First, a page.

Moving an industry – the Unstereotype Alliance
Of course, any single business can only reach so far in tackling stereotypes that ail the industry and society. To make an impact at greater scale, we need everyone to embrace it.
In 2017, at the Cannes Lions Festival of Creativity, we joined forces with UN Women to launch the Unstereotype Alliance, which brings together industry leaders across creative, marketing and media to take collective, urgent action in eliminating outdated stereotypes in advertising and driving long-term, positive cultural change.
The Unstereotype Alliance
The Unstereotype Alliance is a thought and action platform that uses advertising as a force for good to drive positive change. It seeks to eradicate harmful gender-based stereotypes.
The alliance is focused on empowering women in all their diversity (race, class, age, ability, ethnicity, religion, sexuality, language, education, etc) and addressing harmful masculinities to help create a gender equal world.www.unstereotypealliance.org/en
We believe this is a chance to make a real difference at an industry level – and to address some of the barriers that limit people’s potential. By 2018, 34 global companies had joined the Alliance.
Stereotypes reflect deep-rooted ideas of femininity and masculinity. Negative, diminished conceptions of women and girls are one of the greatest barriers for gender equality and we need to tackle and change those images wherever they appear. Advertising is a particularly powerful driver to change perceptions and impact social norms. UN Women is excited to partner with the foremost industry shapers in this Alliance to challenge and advance the ways women are represented in this field.Phumzile Mlambo-Ngcuka, Executive Director of UN Women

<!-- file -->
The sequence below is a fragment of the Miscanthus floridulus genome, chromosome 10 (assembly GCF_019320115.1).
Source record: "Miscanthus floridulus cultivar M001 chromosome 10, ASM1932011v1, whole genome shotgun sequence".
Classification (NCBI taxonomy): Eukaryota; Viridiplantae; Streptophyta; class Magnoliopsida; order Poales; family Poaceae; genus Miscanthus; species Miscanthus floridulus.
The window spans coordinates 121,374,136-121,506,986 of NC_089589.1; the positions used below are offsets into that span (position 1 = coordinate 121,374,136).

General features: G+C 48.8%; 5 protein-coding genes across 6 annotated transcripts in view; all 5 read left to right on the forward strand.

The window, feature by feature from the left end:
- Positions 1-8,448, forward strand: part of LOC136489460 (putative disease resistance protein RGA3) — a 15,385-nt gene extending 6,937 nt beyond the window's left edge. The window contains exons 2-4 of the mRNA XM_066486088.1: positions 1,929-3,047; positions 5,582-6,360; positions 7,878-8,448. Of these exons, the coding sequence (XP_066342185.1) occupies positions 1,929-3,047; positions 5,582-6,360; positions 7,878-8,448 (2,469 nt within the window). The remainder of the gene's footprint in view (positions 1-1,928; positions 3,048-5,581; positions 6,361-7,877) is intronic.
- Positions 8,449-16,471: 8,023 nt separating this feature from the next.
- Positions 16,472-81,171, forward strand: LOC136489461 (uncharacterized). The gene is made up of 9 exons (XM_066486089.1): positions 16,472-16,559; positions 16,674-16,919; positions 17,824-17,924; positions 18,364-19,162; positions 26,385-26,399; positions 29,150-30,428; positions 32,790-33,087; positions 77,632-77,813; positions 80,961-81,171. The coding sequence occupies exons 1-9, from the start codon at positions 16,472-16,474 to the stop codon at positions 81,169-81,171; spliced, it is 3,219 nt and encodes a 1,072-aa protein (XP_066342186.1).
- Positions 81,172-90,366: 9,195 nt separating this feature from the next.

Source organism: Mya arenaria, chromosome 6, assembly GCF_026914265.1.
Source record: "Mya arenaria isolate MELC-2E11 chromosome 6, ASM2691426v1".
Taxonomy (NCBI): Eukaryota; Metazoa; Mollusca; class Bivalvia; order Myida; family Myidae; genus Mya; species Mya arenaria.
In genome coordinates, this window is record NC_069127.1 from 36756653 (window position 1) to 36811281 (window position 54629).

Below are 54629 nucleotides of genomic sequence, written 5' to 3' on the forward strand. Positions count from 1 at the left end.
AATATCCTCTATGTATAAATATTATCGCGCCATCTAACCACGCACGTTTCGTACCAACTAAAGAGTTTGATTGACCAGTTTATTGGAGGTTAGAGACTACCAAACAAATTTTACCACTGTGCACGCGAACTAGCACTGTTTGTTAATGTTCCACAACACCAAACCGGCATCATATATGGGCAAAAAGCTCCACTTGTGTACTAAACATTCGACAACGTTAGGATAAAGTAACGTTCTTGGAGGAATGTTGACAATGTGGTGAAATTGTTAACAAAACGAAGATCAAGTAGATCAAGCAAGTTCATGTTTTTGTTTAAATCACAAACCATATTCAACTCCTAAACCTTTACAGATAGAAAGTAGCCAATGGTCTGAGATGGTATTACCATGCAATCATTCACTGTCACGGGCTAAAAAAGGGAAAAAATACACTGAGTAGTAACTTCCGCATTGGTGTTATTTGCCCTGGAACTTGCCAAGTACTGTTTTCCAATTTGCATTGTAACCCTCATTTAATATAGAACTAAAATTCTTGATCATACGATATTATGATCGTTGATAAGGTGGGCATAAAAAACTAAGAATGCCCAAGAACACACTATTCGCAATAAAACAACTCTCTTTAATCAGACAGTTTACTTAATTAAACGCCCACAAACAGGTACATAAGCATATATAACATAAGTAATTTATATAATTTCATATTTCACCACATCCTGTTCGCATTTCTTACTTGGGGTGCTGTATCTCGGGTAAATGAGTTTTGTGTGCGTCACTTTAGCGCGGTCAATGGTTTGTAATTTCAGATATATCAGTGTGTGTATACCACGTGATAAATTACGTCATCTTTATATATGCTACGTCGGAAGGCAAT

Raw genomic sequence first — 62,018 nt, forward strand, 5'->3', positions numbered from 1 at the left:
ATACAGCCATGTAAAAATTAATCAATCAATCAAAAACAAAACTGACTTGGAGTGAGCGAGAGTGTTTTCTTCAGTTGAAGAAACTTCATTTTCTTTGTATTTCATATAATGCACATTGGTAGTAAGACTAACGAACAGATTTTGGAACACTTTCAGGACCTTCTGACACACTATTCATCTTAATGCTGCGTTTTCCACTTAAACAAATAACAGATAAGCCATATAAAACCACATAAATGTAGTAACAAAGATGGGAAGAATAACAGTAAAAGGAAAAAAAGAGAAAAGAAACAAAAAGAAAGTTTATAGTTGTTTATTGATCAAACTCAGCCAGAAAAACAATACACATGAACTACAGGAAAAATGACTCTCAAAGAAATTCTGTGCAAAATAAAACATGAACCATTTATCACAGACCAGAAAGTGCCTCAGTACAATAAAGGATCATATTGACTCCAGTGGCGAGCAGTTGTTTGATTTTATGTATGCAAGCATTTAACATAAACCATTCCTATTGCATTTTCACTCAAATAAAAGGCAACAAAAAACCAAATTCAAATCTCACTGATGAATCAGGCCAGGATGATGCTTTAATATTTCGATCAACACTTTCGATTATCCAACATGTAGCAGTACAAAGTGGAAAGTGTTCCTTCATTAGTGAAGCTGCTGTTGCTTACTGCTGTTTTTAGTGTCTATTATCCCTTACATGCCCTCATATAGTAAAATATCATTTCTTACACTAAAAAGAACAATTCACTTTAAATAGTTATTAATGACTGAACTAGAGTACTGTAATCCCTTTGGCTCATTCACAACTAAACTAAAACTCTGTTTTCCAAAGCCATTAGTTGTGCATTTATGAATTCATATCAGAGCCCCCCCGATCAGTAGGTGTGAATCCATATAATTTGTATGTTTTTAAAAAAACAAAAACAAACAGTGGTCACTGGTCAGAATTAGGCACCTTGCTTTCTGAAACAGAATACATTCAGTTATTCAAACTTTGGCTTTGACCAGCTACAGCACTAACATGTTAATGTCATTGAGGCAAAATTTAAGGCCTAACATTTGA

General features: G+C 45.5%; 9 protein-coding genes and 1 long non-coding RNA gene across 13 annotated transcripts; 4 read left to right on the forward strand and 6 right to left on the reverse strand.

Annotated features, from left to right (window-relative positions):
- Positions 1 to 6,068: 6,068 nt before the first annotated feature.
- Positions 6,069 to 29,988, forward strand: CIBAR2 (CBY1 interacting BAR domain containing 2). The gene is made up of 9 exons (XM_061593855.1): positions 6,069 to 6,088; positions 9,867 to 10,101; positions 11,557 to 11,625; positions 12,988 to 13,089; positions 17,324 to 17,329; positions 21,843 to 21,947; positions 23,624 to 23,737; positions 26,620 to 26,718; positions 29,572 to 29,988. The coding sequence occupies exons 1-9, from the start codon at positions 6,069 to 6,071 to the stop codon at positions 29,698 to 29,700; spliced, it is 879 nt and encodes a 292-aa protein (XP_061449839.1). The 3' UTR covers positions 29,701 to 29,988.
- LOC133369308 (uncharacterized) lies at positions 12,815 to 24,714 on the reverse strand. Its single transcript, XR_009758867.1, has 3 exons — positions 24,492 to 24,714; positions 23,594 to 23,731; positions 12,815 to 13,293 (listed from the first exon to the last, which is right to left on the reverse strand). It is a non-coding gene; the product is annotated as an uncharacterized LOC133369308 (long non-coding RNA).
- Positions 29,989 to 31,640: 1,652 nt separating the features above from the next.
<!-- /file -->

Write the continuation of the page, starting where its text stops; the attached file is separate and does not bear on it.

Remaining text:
How unpaid work holds women back
Uplift in output − if women’s unpaid care work became paid
Laundry, cooking, cleaning, collecting water and caring for people – in some parts of the world, these unpaid tasks in the home can take up to six hours a day. They’re the necessities of life, and we should all be responsible for them. But all too often, they are done disproportionately by women and girls. Unpaid work like this is hampering women’s access to opportunities outside the home, holding individuals back and contributing to the gender gap.